Many Quakers owned slaves and participated in the slave trade. For them, the slave trade and slavery were simply standard business practice: “God-fearing men going about their godless business,” as historian James Walvin observed.
Still, Quakers were far from united in their views about slavery. Beginning in the late 17th century, individual Quakers began to question the practice. Under slavery, Africans were captured, forced to work and subjected to violent punishment, even death, all contrary to Quakers’ belief in the golden rule and nonviolence.
Individual Quakers began to speak out, often linking the enslavement of Africans to the consumption of consumer goods.
John Hepburn, a Quaker from Middletown, New Jersey, was one of the first Quakers to protest against slavery. In 1714, he published “The American Defence of the Christian Golden Rule,” which cataloged, as no other Quaker had done, the evils of slavery.
Although the publication of Hepburn’s book coincided with statements issued by the London Yearly Meeting, the primary Quaker body in this period, warning of the effects of luxury goods on Quakers’ relationship with God, “The American Defence” did not result in any significant outcry among Quakers against slavery.
Quaker Benjamin Lay also published his thoughts about slavery. He also refused to dine with slaveholders, to be served by slaves or to eat sugar. Lay also dressed in coarse clothes. When smashing his wife’s dishware, he claimed that fine clothes and china were luxury goods that separated Quakers from God. Lay’s actions proved too much for Philadelphia Quakers, who disowned him in the late 1730s.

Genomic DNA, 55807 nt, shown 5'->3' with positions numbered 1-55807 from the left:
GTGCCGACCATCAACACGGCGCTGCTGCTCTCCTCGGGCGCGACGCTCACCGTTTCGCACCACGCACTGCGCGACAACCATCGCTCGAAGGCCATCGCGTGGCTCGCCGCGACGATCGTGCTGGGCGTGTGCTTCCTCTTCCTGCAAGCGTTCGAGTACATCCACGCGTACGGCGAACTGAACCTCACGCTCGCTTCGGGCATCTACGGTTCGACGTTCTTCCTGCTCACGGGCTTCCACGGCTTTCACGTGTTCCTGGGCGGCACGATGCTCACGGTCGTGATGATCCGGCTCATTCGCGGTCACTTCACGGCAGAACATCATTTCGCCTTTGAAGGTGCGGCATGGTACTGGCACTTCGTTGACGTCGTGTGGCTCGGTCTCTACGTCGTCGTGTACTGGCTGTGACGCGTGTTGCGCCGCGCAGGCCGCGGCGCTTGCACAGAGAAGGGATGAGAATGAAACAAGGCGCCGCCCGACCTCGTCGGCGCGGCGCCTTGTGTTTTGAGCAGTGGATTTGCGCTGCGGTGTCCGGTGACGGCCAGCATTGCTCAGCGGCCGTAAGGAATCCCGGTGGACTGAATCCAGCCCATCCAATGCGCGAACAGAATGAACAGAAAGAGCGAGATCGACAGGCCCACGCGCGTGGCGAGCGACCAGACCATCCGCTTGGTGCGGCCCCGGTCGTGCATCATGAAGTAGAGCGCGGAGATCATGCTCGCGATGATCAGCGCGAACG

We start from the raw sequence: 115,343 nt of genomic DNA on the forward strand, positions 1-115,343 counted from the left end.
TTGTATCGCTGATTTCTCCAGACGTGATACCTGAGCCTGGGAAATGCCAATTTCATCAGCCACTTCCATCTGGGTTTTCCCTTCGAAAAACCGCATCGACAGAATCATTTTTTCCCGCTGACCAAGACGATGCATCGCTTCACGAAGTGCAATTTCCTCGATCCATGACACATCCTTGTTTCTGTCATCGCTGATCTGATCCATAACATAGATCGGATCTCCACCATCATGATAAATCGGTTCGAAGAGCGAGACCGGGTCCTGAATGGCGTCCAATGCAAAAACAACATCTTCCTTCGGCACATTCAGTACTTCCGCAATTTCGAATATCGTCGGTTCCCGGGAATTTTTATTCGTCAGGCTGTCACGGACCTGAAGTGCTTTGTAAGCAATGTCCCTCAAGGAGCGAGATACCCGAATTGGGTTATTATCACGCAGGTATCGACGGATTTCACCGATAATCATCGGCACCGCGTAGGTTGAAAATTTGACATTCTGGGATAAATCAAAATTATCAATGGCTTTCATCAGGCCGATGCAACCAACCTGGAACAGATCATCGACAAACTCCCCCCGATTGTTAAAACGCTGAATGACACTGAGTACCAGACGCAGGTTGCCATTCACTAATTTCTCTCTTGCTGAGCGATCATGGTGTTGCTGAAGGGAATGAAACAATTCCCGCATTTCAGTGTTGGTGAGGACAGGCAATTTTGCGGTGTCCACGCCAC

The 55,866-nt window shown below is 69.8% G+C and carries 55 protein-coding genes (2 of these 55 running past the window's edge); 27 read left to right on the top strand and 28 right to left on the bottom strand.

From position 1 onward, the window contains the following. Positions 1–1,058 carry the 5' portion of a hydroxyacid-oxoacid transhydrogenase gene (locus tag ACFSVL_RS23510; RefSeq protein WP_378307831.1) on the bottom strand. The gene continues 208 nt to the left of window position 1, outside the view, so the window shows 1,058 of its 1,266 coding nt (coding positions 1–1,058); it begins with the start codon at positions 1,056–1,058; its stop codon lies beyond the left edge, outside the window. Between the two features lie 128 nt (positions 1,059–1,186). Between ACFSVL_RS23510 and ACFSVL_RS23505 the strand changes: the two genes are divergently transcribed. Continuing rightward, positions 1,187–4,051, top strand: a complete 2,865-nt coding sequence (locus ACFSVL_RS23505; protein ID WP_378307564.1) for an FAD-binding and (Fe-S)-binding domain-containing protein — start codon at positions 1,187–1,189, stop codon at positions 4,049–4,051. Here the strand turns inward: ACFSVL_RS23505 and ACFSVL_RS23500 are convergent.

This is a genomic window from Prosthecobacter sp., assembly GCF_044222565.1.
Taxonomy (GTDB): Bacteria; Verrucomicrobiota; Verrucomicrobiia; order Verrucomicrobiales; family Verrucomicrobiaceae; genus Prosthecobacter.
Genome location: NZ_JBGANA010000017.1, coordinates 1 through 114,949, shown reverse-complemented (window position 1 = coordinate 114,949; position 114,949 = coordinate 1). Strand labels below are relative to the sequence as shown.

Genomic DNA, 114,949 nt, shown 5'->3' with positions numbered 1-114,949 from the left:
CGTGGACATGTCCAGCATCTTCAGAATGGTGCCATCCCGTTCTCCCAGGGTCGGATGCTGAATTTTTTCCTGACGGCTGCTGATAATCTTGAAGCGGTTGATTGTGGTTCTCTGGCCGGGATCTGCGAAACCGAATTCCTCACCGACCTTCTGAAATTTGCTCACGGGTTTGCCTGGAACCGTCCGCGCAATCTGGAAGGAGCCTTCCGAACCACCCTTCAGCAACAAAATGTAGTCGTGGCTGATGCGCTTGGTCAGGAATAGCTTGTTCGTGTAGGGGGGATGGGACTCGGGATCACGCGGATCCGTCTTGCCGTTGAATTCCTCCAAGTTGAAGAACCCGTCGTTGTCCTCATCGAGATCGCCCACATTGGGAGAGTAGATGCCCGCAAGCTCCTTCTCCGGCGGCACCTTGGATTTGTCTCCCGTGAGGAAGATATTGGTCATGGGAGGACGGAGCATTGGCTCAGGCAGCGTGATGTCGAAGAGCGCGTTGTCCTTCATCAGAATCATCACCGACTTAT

Quaker antislavery and sugar
Like Lay, Woolman too was shocked when he saw the conditions of enslaved people. For Woolman, the slave trade, the enslavement of Africans and the use of the products of their labor, such as sugar, were the most visible signs of the growth of an oppressive, global economy driven by greed, an evil that threatened the spiritual welfare of all. Consumed most often in tea, sugar symbolized for Woolman the corrupting influence of consumer goods. Soon after his travels through the South, Woolman, who was a merchant, stopped selling and consuming sugar and sugar products such as rum and molasses.
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The sweetness of sugar hid the violence of its production. Caribbean sugar plantations were infamous for their high rate of mortality and deficiencies in diet, shelter and clothing. The working conditions were brutal, and tropical disease contributed to a death toll that was 50% higher on sugar plantations than on coffee plantations.
Until his death in 1772, Woolman worked within the structure of the Society of Friends, urging Quakers to abstain from slave-grown sugar and other slave-labor products. In his writings, Woolman envisioned a just and simple economy that benefited everyone, freeing men and women to “walk in that pure light in which all their works are wrought in God.” If Quakers allowed their spiritual beliefs to guide their economic habits, Woolman believed, the “true harmony of life” could be restored to all.
Eighteenth-century Quakers’ attempts to align religious beliefs and economic habits continued into the 19th century. Woolman, in particular, influenced many who believed it possible to create a moral economy. His journal, published in 1774, is an important text about religiously informed consumer habits.
In the 1790s and again in the 1820s, British consumers, Quaker and non-Quaker alike, organized popular boycotts of slave-grown sugar. Although the boycott of sugar and other products of slave labor did not bring about the abolition of slavery on its own, the boycott did raise awareness of the connections between an individual’s relationship with God and the choices they made in the marketplace.
This article is part of a series examining sugar’s effects on human health and culture. Click here to read the articles on TheConversation.com.
Julie L. Holcomb, Associate Professor of Museum Studies, Baylor University
This article is republished from The Conversation under a Creative Commons license. Read the original article.